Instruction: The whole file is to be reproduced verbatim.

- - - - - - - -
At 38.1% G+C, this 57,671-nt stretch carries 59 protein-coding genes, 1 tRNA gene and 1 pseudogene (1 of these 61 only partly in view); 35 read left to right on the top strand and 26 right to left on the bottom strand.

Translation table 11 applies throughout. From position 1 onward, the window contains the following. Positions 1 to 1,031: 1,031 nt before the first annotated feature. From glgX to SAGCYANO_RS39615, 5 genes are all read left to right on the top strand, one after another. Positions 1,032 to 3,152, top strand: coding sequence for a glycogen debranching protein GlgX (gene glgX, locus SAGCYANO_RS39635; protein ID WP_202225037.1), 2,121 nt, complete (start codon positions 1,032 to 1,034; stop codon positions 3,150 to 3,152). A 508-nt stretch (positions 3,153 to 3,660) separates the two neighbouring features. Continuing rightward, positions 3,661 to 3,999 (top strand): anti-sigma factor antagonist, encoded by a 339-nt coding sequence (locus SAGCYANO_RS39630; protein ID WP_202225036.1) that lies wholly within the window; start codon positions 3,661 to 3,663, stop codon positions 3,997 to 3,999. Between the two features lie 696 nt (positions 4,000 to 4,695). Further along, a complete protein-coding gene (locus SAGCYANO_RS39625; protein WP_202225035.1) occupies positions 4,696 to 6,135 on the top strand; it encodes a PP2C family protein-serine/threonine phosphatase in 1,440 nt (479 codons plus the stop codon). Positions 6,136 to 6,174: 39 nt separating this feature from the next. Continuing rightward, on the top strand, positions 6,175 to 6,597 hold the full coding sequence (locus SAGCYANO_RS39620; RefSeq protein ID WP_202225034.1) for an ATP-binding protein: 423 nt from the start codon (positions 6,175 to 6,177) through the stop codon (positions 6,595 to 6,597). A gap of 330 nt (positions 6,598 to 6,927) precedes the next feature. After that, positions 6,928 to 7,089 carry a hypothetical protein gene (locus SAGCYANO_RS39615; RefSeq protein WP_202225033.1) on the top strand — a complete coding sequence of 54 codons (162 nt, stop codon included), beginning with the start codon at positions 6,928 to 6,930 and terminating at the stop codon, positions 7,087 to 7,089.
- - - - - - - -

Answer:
At 38.1% G+C, this 57,671-nt stretch carries 59 protein-coding genes, 1 tRNA gene and 1 pseudogene (1 of these 61 only partly in view); 35 read left to right on the top strand and 26 right to left on the bottom strand.

Translation table 11 applies throughout. From position 1 onward, the window contains the following. Positions 1 to 1,031: 1,031 nt before the first annotated feature. From glgX to SAGCYANO_RS39615, 5 genes are all read left to right on the top strand, one after another. Positions 1,032 to 3,152, top strand: coding sequence for a glycogen debranching protein GlgX (gene glgX, locus SAGCYANO_RS39635; protein ID WP_202225037.1), 2,121 nt, complete (start codon positions 1,032 to 1,034; stop codon positions 3,150 to 3,152). A 508-nt stretch (positions 3,153 to 3,660) separates the two neighbouring features. Continuing rightward, positions 3,661 to 3,999 (top strand): anti-sigma factor antagonist, encoded by a 339-nt coding sequence (locus SAGCYANO_RS39630; protein ID WP_202225036.1) that lies wholly within the window; start codon positions 3,661 to 3,663, stop codon positions 3,997 to 3,999. Between the two features lie 696 nt (positions 4,000 to 4,695). Further along, a complete protein-coding gene (locus SAGCYANO_RS39625; protein WP_202225035.1) occupies positions 4,696 to 6,135 on the top strand; it encodes a PP2C family protein-serine/threonine phosphatase in 1,440 nt (479 codons plus the stop codon). Positions 6,136 to 6,174: 39 nt separating this feature from the next. Continuing rightward, on the top strand, positions 6,175 to 6,597 hold the full coding sequence (locus SAGCYANO_RS39620; RefSeq protein ID WP_202225034.1) for an ATP-binding protein: 423 nt from the start codon (positions 6,175 to 6,177) through the stop codon (positions 6,595 to 6,597). A gap of 330 nt (positions 6,598 to 6,927) precedes the next feature. After that, positions 6,928 to 7,089 carry a hypothetical protein gene (locus SAGCYANO_RS39615; RefSeq protein WP_202225033.1) on the top strand — a complete coding sequence of 54 codons (162 nt, stop codon included), beginning with the start codon at positions 6,928 to 6,930 and terminating at the stop codon, positions 7,087 to 7,089.